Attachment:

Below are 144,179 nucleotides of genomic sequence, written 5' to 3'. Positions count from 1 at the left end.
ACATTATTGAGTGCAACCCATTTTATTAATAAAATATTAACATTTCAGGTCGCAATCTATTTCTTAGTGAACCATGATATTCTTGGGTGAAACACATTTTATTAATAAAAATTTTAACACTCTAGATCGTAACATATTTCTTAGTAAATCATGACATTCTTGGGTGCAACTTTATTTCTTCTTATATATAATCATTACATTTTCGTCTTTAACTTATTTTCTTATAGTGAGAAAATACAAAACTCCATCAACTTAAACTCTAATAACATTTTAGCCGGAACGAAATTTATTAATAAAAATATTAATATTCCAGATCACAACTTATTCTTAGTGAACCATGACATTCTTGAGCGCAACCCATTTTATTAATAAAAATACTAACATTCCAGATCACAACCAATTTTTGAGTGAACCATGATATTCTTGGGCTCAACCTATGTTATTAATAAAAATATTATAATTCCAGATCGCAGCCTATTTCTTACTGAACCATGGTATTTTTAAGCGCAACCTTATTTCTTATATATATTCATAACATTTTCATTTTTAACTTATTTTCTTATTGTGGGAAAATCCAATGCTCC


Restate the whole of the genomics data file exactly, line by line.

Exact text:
Below are 144,179 nucleotides of genomic sequence, written 5' to 3'. Positions count from 1 at the left end.
ACATTATTGAGTGCAACCCATTTTATTAATAAAATATTAACATTTCAGGTCGCAATCTATTTCTTAGTGAACCATGATATTCTTGGGTGAAACACATTTTATTAATAAAAATTTTAACACTCTAGATCGTAACATATTTCTTAGTAAATCATGACATTCTTGGGTGCAACTTTATTTCTTCTTATATATAATCATTACATTTTCGTCTTTAACTTATTTTCTTATAGTGAGAAAATACAAAACTCCATCAACTTAAACTCTAATAACATTTTAGCCGGAACGAAATTTATTAATAAAAATATTAATATTCCAGATCACAACTTATTCTTAGTGAACCATGACATTCTTGAGCGCAACCCATTTTATTAATAAAAATACTAACATTCCAGATCACAACCAATTTTTGAGTGAACCATGATATTCTTGGGCTCAACCTATGTTATTAATAAAAATATTATAATTCCAGATCGCAGCCTATTTCTTACTGAACCATGGTATTTTTAAGCGCAACCTTATTTCTTATATATATTCATAACATTTTCATTTTTAACTTATTTTCTTATTGTGGGAAAATCCAATGCTCC